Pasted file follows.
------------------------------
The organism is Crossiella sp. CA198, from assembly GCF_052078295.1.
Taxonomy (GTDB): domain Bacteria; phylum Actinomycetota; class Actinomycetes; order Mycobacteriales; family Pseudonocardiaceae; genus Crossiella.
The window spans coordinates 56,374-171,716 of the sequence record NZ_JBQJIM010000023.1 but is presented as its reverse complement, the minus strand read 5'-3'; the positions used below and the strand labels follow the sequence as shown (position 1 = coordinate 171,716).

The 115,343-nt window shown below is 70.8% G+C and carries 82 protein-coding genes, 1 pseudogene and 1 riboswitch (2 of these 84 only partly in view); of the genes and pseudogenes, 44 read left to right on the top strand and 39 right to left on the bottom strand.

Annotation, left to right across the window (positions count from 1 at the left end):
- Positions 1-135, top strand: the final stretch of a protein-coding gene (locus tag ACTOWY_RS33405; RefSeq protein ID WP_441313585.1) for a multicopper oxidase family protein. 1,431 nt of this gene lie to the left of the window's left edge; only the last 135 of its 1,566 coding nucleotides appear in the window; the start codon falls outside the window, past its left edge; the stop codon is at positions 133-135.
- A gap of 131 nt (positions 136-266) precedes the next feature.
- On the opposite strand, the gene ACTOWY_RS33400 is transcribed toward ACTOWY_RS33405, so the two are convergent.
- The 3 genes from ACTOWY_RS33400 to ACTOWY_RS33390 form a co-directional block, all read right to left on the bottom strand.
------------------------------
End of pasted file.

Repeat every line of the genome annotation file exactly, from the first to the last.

The organism is Crossiella sp. CA198, from assembly GCF_052078295.1.
Taxonomy (GTDB): domain Bacteria; phylum Actinomycetota; class Actinomycetes; order Mycobacteriales; family Pseudonocardiaceae; genus Crossiella.
The window spans coordinates 56,374-171,716 of the sequence record NZ_JBQJIM010000023.1 but is presented as its reverse complement, the minus strand read 5'-3'; the positions used below and the strand labels follow the sequence as shown (position 1 = coordinate 171,716).

The 115,343-nt window shown below is 70.8% G+C and carries 82 protein-coding genes, 1 pseudogene and 1 riboswitch (2 of these 84 only partly in view); of the genes and pseudogenes, 44 read left to right on the top strand and 39 right to left on the bottom strand.

Annotation, left to right across the window (positions count from 1 at the left end):
- Positions 1-135, top strand: the final stretch of a protein-coding gene (locus tag ACTOWY_RS33405; RefSeq protein ID WP_441313585.1) for a multicopper oxidase family protein. 1,431 nt of this gene lie to the left of the window's left edge; only the last 135 of its 1,566 coding nucleotides appear in the window; the start codon falls outside the window, past its left edge; the stop codon is at positions 133-135.
- A gap of 131 nt (positions 136-266) precedes the next feature.
- On the opposite strand, the gene ACTOWY_RS33400 is transcribed toward ACTOWY_RS33405, so the two are convergent.
- The 3 genes from ACTOWY_RS33400 to ACTOWY_RS33390 form a co-directional block, all read right to left on the bottom strand.